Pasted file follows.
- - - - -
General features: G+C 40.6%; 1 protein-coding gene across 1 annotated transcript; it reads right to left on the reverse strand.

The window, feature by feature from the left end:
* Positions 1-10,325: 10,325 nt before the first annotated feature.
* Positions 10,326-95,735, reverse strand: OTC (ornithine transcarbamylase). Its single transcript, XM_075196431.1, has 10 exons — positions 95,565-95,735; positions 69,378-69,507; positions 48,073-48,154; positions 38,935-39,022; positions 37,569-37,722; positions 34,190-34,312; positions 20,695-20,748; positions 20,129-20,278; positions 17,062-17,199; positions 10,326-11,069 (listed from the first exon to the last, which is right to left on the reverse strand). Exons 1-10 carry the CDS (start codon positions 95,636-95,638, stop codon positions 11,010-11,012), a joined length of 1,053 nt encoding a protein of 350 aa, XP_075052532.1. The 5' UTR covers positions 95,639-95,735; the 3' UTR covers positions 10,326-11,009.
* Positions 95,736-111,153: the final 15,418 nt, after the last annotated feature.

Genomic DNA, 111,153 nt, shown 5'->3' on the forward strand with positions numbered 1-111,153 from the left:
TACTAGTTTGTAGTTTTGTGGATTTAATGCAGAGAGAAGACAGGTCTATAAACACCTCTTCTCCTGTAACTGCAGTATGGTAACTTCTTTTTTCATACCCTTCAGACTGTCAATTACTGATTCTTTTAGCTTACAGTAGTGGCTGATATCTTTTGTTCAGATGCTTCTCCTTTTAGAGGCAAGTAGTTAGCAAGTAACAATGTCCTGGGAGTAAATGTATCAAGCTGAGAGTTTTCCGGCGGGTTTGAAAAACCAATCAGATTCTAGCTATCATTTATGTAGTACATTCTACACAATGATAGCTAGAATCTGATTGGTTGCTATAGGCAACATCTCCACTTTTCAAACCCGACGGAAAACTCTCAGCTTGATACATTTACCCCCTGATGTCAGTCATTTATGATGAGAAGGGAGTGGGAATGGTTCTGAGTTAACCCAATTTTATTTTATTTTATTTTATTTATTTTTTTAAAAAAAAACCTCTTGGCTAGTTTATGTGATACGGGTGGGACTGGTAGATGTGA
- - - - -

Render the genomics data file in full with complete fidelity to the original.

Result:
General features: G+C 40.6%; 1 protein-coding gene across 1 annotated transcript; it reads right to left on the reverse strand.

The window, feature by feature from the left end:
* Positions 1-10,325: 10,325 nt before the first annotated feature.
* Positions 10,326-95,735, reverse strand: OTC (ornithine transcarbamylase). Its single transcript, XM_075196431.1, has 10 exons — positions 95,565-95,735; positions 69,378-69,507; positions 48,073-48,154; positions 38,935-39,022; positions 37,569-37,722; positions 34,190-34,312; positions 20,695-20,748; positions 20,129-20,278; positions 17,062-17,199; positions 10,326-11,069 (listed from the first exon to the last, which is right to left on the reverse strand). Exons 1-10 carry the CDS (start codon positions 95,636-95,638, stop codon positions 11,010-11,012), a joined length of 1,053 nt encoding a protein of 350 aa, XP_075052532.1. The 5' UTR covers positions 95,639-95,735; the 3' UTR covers positions 10,326-11,009.
* Positions 95,736-111,153: the final 15,418 nt, after the last annotated feature.

Genomic DNA, 111,153 nt, shown 5'->3' on the forward strand with positions numbered 1-111,153 from the left:
TACTAGTTTGTAGTTTTGTGGATTTAATGCAGAGAGAAGACAGGTCTATAAACACCTCTTCTCCTGTAACTGCAGTATGGTAACTTCTTTTTTCATACCCTTCAGACTGTCAATTACTGATTCTTTTAGCTTACAGTAGTGGCTGATATCTTTTGTTCAGATGCTTCTCCTTTTAGAGGCAAGTAGTTAGCAAGTAACAATGTCCTGGGAGTAAATGTATCAAGCTGAGAGTTTTCCGGCGGGTTTGAAAAACCAATCAGATTCTAGCTATCATTTATGTAGTACATTCTACACAATGATAGCTAGAATCTGATTGGTTGCTATAGGCAACATCTCCACTTTTCAAACCCGACGGAAAACTCTCAGCTTGATACATTTACCCCCTGATGTCAGTCATTTATGATGAGAAGGGAGTGGGAATGGTTCTGAGTTAACCCAATTTTATTTTATTTTATTTTATTTATTTTTTTAAAAAAAAACCTCTTGGCTAGTTTATGTGATACGGGTGGGACTGGTAGATGTGA